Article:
The Advice Sisters have a lot of opportunities to attend events called “walkaround tastings,” throughout New York City, as vintners from various regions bring in samples to promote to wholesalers. These are important industry events because wine cannot be sold in the United States except either directly at a winery or through a wholesaler.
Often these walkaround tastings are large events featuring literally hundreds of different wines and often hundreds of vintners. So was the combined Slow Wine and VinItaly event held on February 3 at the Metropolitan Pavilion. This reviewer had hoped that terrible weather had kept the crowds away this annual festival of Italian wines is a huge event, and this one was very well attended despite the bad weather. Conducting an organized tasting was very challenging due to the crowds and the fact that there were more than 140 producers at this combined event, pouring upwards of 1,000 different selections. Now that’s a lot of Italian wine!!!!
Last year at this wonderful event, we learned that “Vino Slow” isn’t what you might think. They’re not for slackers, or for people who like to drink slowlh. “Slow” wines are those with a high organoleptic quality (in other words, involving the senses including taste, color, odor, and feel), and which combine characteristics of the land they originate from. These wines have a signature. Slow Wine seeks to find those wines that are not mass produced and that are healthier and tastier for you and better for the environment. Slow wine isn’t necessarily organic wine, but more significantly, wine that is made with a focus on achieving the highest quality given the circumstances. The efforts in growing, making and appreciating this wine reflect that quality is valued more than convenience.
That said, rather than try to see and taste everything, the Advice Sisters focused on Italian sparkling wines as Valentines Day was approaching, and festive wines are always fun to drink no matter what the occasion (or when it’s just “Tuesday.”).
Italy is known world wide for two sparkling wines, Prosseco, which comes from the regions of Veneto and Friuli Venezia Giulia, in the north of Italy, and Asti (also known as Asti Spumante produced throughout southeastern Piedmont. Sparkling wines are fun for celebrations and special events, but they are also fun to mix with fruit juices and fruits, and make everyday meals feel more special. If you are having a party and are on a limited budget, serving a sparkling wine is a nice option, as there are tasty options in every price point.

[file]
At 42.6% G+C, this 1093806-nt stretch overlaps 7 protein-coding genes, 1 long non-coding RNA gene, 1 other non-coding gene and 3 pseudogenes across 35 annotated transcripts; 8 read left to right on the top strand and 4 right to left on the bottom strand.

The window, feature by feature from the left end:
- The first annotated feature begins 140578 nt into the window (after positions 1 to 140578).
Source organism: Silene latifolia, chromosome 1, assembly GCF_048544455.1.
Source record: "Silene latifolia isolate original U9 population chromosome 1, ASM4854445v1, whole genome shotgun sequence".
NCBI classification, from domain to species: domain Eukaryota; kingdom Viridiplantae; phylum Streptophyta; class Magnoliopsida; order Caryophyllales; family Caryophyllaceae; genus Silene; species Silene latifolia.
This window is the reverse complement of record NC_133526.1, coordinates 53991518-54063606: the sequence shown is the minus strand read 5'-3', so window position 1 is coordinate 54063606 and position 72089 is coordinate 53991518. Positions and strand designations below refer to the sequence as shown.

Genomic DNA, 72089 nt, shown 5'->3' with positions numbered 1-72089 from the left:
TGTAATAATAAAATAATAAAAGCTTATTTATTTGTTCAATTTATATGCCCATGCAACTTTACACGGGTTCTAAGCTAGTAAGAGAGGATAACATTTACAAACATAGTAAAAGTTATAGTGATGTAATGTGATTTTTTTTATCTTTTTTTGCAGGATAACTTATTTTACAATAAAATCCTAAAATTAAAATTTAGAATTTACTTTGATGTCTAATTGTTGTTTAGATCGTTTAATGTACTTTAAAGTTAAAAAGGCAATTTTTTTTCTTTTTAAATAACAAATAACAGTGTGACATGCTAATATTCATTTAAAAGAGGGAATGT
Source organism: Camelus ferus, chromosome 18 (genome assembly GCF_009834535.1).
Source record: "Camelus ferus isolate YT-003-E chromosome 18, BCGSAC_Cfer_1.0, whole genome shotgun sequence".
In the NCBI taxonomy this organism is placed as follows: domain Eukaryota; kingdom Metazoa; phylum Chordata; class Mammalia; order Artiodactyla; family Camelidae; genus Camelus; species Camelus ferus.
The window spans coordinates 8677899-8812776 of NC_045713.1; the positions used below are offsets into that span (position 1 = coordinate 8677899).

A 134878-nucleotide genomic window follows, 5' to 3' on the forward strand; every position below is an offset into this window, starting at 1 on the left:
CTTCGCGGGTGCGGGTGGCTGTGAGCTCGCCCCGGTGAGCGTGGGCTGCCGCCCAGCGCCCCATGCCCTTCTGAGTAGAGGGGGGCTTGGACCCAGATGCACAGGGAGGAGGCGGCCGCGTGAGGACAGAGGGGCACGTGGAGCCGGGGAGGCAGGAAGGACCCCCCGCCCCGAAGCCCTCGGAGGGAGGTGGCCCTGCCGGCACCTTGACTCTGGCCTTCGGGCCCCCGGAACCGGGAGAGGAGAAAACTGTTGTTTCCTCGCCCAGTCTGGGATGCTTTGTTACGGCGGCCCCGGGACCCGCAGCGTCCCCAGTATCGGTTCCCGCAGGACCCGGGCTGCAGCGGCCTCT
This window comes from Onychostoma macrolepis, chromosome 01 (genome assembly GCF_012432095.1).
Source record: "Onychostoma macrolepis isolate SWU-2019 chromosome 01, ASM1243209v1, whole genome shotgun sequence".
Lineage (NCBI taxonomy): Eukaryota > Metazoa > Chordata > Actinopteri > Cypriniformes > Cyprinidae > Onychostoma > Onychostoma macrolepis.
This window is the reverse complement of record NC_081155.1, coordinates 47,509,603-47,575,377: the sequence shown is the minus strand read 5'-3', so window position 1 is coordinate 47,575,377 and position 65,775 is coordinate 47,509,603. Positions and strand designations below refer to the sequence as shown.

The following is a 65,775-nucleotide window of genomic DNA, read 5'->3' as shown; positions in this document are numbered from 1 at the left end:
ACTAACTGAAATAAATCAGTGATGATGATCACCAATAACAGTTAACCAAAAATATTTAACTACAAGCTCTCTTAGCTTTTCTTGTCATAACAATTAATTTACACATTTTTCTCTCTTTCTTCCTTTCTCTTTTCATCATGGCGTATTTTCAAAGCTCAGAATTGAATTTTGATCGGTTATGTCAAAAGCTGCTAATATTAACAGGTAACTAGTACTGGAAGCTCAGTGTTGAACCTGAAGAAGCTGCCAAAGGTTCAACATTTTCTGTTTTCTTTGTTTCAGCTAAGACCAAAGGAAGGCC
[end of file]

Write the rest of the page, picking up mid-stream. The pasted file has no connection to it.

Prosseco is probably the best known of the Italian sparkling wines in the United States, and for years, the grape from which it is produced (the glera varietal) was commonly called Prosseco. This is encouraged producers from outside the traditional producing regions to the north of Venice to call their sparkling wines Prosseco even though they do not meet the origin criteria specified by the Italian authorities. As such, the producers are trying to get the word out that Prosseco is a wine made from Glera grapes.
We tasted a number of Prosseco wines at the event including Zardetto’s Prosecco Brut (2012) which was a crisp wine with a lemony nose. It had some apple on the palate, but the moose was a bit flat for our tastes. Castello Banfi was featuring a Brut Prosseco which was bone dry with some peach on the palate – a perfect base for a Bellini. They also has a fruity and we found almost dusty Extra Dry that would make an excellent party wine.
Mediatis Incontri Prosseco was also extremely dry and crisp with some bitter notes on the finish, while Dom Beriton Prosseco, which was actually created and blended by the importer proved to be quite elegant and very dry.
We did not find any Asti’s on the floor (though that did not mean that none were being featured), thoug we found a traditional Champagne style sparkling from Casanova Della Spinetta. Contralto, is a traditional wine made in the Champagne style from Pinot Noir and Chardonnay grapes. The wine was very toasty and rich and would rival many of the fine wines from the French cellars. The winery is also a Unesco Heritage Site and is about 200 years old.
There was also one brewer (Collesi) featuring a range of different ales made from different grains and fruits. Bottled in sparkling wine bottles, those that we tried were crisp and light and would make a good alternative for pairing with Italian antipasto and cheeses.
This review does not even begin to touch the diversity of wines shown at the paired Slow Wine and VinItaly event. For more information see www.vinitalyinternational.com and www.slowfood.com. We hope to go back next year, and sample even more varieties.
**Thanks to John Dunham, The Advice Sisters’ wine enthusiast, for this report.